An indefinite time later, when God created the earth and humans, Satan and the other demons were allowed to tempt humans or induce them to sin by other means. The first time Satan did this was in the earthly paradise or Garden of Eden to tempt Eve, who subsequently drew her husband Adam into her crime. Upon their failure, as part of the punishment, the permission granted to Satan and his demons to tempt the first humans away from their Creator will now last until the end of this world for all people.
At various times in Christian history, attempts have been made to classify these beings according to various proposed demonic hierarchies.
In contemporary Christianity, demons are generally considered to be angels who fell from grace by rebelling against God. However, this view, championed by Origen, Augustine and John Chrysostom, arose during the 6th century. Prior to that time, the primary sin of fallen angels was considered to be that of mating with mortal women, giving rise to a race of half-human giants known as the Nephilim.
There are still others who say that the sin of the angels was pride and disobedience. It seems quite certain that these were the sins that caused Satan's downfall (Ezek. 28). If this be the true view then we are to understand the words, "estate" or "principality" in Deuteronomy 32:8 and Jude 6 ("And the angels which kept not their first estate, but left their own habitation, he hath reserved in everlasting chains under darkness unto the judgment of the great day.") as indicating that instead of being satisfied with the dignity once for all assigned to them under the Son of God, they aspired higher.
In pre-Islamic Arab culture
Pre-Islamic mythology does not discriminate between gods and demons. The jinn are considered as divinities of inferior rank, having many human attributes: they eat, drink, and procreate their kind, sometimes in conjunction with human beings; in which latter case the offspring shares the natures of both parents. The jinn smell and lick things, and have a liking for remnants of food. In eating they use the left hand. Usually they haunt waste and deserted places, especially the thickets where wild beasts gather. Cemeteries and dirty places are also favorite abodes. In appearing to man demons assume sometimes the forms of beasts and sometimes those of men; but they always have some animal characteristic, such as a paw in place of a hand (Darimi, "Kitab al-Sunnah", ii. 213). Eccentric movements of the dust-whirlwind ("zawabi'") are taken to be the visible signs of a battle between two clans of jinn.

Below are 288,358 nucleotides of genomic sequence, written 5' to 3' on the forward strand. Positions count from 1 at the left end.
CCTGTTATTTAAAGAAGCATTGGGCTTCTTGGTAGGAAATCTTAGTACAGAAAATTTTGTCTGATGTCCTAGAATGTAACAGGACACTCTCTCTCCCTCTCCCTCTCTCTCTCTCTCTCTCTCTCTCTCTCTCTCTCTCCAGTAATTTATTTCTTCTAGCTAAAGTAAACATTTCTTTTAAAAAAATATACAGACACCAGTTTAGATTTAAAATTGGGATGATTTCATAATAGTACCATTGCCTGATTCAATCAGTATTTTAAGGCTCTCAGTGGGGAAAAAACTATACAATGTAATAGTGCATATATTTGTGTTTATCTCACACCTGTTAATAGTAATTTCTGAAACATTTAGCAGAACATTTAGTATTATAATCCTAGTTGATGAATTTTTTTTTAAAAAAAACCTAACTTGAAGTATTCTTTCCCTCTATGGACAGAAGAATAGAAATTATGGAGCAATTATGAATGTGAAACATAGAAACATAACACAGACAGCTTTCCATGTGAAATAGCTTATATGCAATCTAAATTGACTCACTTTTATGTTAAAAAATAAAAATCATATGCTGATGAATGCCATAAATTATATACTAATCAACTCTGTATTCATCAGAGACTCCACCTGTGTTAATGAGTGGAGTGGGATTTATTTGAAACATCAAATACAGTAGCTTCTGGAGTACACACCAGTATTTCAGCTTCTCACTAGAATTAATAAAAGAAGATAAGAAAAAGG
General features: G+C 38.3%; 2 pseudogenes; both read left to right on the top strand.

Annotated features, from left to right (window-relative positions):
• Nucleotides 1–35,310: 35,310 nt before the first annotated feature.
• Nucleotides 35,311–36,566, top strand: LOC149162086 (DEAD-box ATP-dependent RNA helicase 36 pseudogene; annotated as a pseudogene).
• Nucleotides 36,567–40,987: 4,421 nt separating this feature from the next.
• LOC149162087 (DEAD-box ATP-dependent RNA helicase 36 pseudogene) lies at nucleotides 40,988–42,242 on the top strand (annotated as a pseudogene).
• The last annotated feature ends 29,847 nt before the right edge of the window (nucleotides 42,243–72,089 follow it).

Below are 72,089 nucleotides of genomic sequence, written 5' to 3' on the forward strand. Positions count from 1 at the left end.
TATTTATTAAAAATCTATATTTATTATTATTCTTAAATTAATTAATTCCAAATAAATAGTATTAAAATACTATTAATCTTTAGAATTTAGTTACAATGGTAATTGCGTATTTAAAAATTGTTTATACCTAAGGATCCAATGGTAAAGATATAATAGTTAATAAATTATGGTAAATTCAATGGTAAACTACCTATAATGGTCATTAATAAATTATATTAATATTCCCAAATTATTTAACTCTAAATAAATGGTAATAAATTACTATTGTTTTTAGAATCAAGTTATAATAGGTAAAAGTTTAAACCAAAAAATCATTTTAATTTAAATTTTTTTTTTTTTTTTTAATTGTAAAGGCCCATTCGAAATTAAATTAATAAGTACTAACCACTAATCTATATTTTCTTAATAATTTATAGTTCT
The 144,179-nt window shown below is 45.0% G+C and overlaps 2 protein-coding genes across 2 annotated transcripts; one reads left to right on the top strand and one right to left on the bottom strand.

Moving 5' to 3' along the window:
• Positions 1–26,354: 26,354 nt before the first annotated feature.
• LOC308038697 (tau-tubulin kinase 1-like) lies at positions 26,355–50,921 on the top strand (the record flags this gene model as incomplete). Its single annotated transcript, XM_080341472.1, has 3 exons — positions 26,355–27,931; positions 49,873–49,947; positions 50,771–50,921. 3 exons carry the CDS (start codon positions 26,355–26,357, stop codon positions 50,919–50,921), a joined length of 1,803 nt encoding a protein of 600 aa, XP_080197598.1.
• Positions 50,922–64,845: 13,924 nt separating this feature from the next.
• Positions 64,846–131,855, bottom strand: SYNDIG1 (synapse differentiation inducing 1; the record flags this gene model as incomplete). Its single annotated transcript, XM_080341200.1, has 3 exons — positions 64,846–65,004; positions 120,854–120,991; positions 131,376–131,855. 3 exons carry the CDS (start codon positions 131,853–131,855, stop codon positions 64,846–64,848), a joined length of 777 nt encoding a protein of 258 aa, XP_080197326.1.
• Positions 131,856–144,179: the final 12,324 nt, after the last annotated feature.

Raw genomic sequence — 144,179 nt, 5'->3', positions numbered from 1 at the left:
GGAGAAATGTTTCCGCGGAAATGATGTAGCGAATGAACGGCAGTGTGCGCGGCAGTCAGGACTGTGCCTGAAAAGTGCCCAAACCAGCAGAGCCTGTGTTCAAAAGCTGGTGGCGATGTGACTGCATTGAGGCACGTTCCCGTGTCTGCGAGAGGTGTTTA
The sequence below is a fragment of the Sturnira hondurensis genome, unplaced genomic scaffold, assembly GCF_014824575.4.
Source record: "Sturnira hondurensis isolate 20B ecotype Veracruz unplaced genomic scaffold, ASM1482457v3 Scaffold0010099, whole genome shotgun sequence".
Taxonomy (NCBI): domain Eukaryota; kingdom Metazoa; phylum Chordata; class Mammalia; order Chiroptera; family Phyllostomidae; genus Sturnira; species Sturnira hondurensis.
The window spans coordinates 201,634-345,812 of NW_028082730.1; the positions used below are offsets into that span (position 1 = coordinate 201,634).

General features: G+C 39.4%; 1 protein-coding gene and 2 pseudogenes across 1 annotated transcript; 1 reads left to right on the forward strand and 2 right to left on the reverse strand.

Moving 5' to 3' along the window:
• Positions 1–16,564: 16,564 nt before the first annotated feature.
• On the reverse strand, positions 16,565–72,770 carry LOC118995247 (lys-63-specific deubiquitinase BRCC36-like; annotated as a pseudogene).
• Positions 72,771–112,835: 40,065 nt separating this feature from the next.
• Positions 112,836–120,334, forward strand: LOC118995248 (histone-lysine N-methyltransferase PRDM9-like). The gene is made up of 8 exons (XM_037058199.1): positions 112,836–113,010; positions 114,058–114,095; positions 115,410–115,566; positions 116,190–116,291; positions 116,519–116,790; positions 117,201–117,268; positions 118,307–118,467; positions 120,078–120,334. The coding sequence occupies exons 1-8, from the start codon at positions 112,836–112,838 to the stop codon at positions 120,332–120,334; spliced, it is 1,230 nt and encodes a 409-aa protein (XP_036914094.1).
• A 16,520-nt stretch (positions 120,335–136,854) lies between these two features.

Generally jinn are peaceable and well disposed toward men. Many a pre-Islamic poet was believed to have been inspired by good jinn; and Muhammad himself was accused by his adversaries of having been inspired by jinn ("majnun"). But there are also evil jinn, who contrive to injure men. Among these are specially conspicuous the three female demons named "Ghul" (corresponding to the Talmudic Lilith), "Si'lat", and "'Aluḳ" or "'Aulaḳ", and the four male demons "Afrit", "Azbab", "Aziab", and "Ezb". Ghul is especially harmful to new-born children, and in order to keep her away their heads are rubbed with the gum of an acacia.
Islam recognized the existence of all the pagan demons, good and evil, protesting only against their being considered gods. Islam divides the evil demons into five species: "jann", "jinn", "shaidans", "afrits", and "marids".